Background: Aripiprazole is a second-generation antipsychotic (SGA) drug. The commonly reported side effects of aripiprazole are headache, nausea, constipation, somnolence, or insomnia. However, ocular side effects are rarely reported with aripiprazole, with myopia being the most commonly reported. Eight cases of aripiprazole-induced myopia were reported and only two cases of diplopia secondary to aripiprazole use were reported in literature.
Aim: We aim to report a case of aripiprazole-induced diplopia in a 28-year-old woman who was treated for depression with psychotic symptoms.
Case description: A 28-year-old woman who was a known case of depression with psychotic symptoms was treated with 3 mg oral risperidone but had to be switched to aripiprazole due to hyperprolactinemia. Within 10 days of starting oral aripiprazole at a dose of 10 mg, the patient reported symptoms of double vision and blurring of vision in both eyes. On ophthalmologic evaluation, the patient did not have any refractory error. She did not have signs of any extrapyramidal symptoms, and preliminary neurological examination did not reveal any other abnormalities. Keeping in mind the possibility of the rare side effect of diplopia, she was advised to discontinue aripiprazole. On stopping the drug, the patient reported reduction in symptoms within 5 days with complete resolution in 10 days of stopping aripiprazole. The acute onset of diplopia and resolution of symptoms after stopping the drug correlates strongly with aripiprazole-induced diplopia. Till date, only two such cases were reported.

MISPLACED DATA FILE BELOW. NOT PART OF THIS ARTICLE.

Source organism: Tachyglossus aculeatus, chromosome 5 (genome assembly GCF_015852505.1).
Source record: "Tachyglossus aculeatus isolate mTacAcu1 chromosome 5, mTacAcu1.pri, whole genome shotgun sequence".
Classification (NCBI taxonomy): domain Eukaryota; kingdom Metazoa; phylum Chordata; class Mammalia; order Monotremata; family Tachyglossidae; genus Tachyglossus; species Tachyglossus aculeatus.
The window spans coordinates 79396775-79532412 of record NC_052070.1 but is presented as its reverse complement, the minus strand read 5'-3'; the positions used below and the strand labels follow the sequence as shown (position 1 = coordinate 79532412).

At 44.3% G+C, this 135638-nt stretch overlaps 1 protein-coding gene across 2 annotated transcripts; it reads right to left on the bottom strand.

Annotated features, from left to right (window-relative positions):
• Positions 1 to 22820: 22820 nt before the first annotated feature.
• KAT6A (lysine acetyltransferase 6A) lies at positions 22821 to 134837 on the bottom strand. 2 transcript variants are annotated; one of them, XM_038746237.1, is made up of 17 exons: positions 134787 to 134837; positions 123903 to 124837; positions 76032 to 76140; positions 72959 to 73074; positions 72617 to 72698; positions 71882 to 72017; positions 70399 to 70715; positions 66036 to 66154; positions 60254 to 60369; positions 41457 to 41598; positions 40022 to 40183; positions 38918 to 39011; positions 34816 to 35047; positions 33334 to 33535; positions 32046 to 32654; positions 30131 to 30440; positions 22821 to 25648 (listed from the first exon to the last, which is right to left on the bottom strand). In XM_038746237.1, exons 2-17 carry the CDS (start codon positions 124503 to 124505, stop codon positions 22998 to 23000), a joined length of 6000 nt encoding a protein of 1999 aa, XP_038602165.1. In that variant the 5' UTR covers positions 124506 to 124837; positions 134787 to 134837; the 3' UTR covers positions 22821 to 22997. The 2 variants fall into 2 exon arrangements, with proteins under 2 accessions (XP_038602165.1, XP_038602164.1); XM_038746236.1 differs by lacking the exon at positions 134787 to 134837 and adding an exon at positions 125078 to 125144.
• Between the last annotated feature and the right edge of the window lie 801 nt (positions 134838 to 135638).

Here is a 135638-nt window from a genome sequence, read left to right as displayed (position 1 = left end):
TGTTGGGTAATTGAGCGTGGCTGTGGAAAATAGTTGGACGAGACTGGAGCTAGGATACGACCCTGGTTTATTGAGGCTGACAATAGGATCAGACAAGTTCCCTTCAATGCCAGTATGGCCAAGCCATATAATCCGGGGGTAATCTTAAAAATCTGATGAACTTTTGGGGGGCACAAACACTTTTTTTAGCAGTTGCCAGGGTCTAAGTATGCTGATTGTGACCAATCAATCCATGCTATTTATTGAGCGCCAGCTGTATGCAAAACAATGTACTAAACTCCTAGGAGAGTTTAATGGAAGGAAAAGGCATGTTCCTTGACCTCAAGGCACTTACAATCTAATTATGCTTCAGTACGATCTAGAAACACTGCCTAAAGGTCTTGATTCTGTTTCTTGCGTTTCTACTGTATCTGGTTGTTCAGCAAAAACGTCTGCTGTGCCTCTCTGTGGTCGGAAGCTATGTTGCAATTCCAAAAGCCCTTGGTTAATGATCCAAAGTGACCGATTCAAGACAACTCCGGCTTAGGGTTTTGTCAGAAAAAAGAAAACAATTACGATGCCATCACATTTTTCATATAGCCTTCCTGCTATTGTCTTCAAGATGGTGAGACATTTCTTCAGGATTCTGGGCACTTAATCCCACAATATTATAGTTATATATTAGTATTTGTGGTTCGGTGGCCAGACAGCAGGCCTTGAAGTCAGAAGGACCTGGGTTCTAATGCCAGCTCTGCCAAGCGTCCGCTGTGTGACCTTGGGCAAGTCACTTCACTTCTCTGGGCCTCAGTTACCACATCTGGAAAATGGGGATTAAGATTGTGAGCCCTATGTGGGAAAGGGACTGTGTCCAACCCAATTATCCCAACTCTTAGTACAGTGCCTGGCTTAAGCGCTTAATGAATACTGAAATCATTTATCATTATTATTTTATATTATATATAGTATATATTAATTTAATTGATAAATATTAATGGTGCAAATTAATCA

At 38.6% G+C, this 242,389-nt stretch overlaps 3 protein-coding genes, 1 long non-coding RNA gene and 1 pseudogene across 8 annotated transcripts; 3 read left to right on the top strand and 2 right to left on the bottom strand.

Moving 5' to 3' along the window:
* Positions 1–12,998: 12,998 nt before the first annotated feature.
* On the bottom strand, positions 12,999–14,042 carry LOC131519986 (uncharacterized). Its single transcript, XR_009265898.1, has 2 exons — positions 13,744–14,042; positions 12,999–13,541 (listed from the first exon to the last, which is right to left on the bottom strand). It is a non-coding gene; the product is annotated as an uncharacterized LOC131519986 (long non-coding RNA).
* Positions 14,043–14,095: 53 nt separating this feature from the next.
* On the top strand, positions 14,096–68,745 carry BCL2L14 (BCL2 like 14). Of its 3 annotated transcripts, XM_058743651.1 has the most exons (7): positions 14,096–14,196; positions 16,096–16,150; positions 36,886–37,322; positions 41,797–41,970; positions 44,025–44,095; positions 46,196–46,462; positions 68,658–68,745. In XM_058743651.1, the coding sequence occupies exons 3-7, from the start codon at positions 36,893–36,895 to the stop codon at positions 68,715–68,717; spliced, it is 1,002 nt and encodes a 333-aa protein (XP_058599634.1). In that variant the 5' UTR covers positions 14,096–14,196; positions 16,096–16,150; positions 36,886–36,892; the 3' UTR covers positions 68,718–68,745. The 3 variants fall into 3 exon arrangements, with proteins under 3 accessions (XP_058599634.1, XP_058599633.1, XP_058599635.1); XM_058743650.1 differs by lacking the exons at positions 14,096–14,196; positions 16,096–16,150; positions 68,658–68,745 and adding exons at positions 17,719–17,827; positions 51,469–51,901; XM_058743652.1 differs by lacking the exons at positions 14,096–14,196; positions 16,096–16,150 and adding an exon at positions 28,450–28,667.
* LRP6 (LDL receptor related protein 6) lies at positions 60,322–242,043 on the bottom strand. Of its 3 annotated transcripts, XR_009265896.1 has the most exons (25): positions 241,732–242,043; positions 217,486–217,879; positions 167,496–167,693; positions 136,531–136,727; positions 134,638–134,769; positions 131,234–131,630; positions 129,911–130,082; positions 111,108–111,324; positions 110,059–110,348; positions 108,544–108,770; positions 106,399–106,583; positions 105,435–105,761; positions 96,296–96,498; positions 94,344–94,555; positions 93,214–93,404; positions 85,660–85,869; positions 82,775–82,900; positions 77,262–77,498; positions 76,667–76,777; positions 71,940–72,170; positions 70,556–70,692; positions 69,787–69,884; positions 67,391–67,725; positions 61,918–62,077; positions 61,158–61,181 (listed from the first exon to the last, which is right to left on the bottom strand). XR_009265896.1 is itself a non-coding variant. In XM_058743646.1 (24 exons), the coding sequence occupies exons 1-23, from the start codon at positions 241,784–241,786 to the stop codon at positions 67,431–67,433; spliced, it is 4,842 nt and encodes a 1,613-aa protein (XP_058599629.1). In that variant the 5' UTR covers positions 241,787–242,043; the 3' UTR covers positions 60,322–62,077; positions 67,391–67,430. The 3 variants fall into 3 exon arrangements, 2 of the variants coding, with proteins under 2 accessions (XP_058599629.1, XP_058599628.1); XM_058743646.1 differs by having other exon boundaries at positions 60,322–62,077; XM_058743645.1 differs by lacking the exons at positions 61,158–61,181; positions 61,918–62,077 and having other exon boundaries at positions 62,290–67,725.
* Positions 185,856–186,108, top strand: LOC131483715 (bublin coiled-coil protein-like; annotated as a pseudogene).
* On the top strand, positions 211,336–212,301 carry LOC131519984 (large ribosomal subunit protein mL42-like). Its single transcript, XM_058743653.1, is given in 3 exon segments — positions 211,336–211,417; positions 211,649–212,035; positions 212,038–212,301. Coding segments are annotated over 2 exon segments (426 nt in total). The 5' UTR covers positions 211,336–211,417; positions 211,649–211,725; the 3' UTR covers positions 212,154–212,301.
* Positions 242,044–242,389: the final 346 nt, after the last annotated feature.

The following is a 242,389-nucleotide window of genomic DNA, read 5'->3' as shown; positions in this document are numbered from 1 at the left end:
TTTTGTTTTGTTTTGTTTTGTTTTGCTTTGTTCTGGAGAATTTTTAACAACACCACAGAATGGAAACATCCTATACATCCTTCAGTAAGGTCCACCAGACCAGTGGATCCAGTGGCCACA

Conclusion: Both the treating psychiatrists and ophthalmologists should be well aware that though rare, diplopia is a possible adverse effect of aripiprazole. Prompt discontinuation can reverse the condition.